Join getAbstract to access the summary!

The Scenario Planning Handbook

Join getAbstract to access the summary!

The Scenario Planning Handbook

Developing Strategies in Uncertain Times

Thomson South-Western,

15 min read
10 take-aways
Audio & text

What's inside?

Use scenarios to plan for the unknowable future – one alternative projection at a time

Editorial Rating



  • Applicable


Herman Kahn, brilliant strategist and game theorist, is the godfather of scenario planning. (He partly inspired Dr. Strangelove, the creepy character played by Peter Sellers in the 1964 madcap movie of the same name.) During the 1950s and 1960s, Kahn used the intellectual tool of scenario planning to examine and write about the horrific consequences of thermonuclear war. Originally a national military strategizing tool, scenario planning crossed into the business world during the late 1960s. It does not predict the future. Rather, strategists use it to examine and plan for possible futures. Consultants and futurists Ian Wilson and William K. Ralston Jr. are bona fide scenario-planning experts, however, they could have explained more plainly exactly how companies should handle the complexities of carrying out the process. Some examples are unclear and the text sometimes becomes dense. Still, getAbstract finds that leaders and managers can benefit from this useful overview of the subject, particularly the structure of the 18-step plan for conducting a scenario-planning exercise.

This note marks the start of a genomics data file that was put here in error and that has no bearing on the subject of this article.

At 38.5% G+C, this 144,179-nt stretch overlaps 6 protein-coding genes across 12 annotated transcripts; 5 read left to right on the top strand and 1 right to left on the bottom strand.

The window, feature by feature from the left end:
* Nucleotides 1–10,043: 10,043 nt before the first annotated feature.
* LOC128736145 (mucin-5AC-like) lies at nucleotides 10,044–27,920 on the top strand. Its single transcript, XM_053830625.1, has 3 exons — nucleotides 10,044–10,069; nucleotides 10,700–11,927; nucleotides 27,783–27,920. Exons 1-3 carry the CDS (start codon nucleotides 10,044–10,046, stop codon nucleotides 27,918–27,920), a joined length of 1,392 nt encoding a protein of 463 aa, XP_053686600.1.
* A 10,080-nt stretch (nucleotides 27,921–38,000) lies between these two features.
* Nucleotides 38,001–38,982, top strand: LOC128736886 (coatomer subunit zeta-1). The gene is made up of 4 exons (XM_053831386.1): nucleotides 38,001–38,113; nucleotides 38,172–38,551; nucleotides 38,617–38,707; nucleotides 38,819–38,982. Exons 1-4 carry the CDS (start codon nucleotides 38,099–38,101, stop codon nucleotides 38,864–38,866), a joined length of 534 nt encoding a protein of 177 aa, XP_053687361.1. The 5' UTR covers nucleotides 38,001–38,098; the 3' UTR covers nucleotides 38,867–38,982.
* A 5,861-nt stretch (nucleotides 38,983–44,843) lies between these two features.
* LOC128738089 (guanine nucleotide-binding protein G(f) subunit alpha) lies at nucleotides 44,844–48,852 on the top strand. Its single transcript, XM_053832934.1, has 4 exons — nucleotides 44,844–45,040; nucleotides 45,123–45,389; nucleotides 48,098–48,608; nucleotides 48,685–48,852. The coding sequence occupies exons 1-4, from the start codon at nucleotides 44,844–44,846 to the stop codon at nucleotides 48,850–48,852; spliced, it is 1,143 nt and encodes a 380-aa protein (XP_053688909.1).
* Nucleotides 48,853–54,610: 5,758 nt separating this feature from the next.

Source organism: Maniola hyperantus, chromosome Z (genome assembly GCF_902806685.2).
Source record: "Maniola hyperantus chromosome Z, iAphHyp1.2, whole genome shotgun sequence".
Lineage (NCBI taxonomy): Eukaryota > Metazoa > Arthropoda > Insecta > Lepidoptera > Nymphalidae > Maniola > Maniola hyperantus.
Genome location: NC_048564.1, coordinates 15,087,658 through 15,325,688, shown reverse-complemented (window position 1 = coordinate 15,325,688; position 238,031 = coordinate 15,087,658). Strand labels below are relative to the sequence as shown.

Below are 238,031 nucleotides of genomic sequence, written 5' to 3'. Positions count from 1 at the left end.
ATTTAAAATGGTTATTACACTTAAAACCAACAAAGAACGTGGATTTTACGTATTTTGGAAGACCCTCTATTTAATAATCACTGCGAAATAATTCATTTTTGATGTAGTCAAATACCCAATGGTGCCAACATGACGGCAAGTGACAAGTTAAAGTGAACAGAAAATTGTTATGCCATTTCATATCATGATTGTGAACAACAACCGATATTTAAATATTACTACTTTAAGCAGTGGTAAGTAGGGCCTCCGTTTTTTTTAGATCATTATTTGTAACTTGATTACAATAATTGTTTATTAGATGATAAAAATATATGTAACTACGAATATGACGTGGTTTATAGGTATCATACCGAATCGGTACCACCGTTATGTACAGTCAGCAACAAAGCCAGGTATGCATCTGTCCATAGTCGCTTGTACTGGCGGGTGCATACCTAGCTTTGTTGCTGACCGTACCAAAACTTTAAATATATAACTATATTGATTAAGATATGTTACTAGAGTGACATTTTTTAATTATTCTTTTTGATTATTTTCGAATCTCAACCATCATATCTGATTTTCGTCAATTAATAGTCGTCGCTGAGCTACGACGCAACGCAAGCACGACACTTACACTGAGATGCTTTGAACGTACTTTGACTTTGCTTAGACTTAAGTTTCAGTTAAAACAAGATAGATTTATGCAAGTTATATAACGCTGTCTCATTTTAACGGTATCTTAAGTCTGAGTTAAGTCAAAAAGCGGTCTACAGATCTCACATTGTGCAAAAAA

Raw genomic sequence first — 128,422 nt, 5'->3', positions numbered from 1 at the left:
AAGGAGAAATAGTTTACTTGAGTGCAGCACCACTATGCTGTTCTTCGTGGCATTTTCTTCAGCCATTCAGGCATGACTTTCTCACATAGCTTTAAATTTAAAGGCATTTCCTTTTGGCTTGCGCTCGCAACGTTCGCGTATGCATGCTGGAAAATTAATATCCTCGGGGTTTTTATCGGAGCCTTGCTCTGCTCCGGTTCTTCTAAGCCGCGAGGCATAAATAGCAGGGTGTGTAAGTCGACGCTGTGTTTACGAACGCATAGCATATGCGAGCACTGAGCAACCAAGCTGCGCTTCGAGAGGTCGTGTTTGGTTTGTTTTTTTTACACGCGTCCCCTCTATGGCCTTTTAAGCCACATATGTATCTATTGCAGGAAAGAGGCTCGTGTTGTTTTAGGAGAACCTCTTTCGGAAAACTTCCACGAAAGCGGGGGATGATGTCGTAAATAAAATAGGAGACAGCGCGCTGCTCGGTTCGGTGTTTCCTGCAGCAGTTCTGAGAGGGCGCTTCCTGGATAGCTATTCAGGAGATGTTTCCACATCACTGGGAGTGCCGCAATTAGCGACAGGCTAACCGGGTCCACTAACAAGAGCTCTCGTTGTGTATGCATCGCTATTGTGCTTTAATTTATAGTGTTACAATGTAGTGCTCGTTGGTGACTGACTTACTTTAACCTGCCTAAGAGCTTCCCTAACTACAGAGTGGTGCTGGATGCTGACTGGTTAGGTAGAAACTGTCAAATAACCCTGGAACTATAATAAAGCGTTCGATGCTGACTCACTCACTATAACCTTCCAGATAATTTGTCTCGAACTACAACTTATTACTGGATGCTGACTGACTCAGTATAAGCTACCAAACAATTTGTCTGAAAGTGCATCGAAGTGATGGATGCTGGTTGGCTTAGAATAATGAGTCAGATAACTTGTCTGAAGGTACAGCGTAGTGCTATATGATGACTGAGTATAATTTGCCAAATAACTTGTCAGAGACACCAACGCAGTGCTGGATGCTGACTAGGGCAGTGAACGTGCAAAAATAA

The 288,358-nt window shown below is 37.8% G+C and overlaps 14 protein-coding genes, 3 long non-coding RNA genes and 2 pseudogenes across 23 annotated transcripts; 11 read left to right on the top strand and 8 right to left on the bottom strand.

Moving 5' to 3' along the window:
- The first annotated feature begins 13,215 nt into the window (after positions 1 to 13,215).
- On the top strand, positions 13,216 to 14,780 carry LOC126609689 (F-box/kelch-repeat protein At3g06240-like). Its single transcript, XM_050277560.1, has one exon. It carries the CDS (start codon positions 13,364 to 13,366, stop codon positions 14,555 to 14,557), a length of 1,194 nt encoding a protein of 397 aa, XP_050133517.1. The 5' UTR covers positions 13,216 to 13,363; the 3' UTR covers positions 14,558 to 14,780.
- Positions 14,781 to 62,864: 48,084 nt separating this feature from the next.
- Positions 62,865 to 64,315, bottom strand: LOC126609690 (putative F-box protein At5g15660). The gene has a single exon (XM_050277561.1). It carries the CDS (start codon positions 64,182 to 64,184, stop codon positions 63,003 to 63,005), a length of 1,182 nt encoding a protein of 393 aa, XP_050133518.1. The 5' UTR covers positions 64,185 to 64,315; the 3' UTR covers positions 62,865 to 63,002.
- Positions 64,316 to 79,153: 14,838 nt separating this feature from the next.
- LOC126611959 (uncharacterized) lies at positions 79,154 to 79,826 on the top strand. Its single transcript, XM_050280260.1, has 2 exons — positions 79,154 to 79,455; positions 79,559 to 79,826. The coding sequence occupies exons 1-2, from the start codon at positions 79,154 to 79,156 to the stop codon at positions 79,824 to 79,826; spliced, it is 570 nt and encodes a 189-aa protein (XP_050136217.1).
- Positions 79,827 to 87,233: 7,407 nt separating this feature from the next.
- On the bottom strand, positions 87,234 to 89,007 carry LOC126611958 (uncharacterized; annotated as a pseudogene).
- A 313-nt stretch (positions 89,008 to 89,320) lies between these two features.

A Look at Contrasting Futures

Organizational leaders cannot really plan concretely for the future because too many variables await unseen around the corner of time. The future is a constantly shifting target. Indeed, as one pundit said, the future you plan for today will not be the one you get tomorrow. That is why corporate forecasting seldom works. However, your organization can use scenario planning to speculate about a “range of possible futures,” or scenarios, and strategize accordingly. First made notable by famous strategist Herman Kahn, scenario planning lets organizations examine and evaluate “alternative futures” and develop strategies for them. Each scenario usually portrays two to four “stories of possible futures” or alternative outcomes. To handle a scenario-planning project correctly, follow these 18 steps:

  1. “Developing the case for scenarios” – Corporate cultures typically resist new approaches. To persuade your firm to try scenario planning, explain that it must prepare for the unexpected, and that scenario planning is the best tool for that purpose. It helps reduce tunnel vision and expand strategic thinking. Discuss...

About the Authors

Ian Wilson and William K. Ralston Jr. are futurists and consultants who assist corporations regarding strategic analysis, planning and execution.

Comment on this summary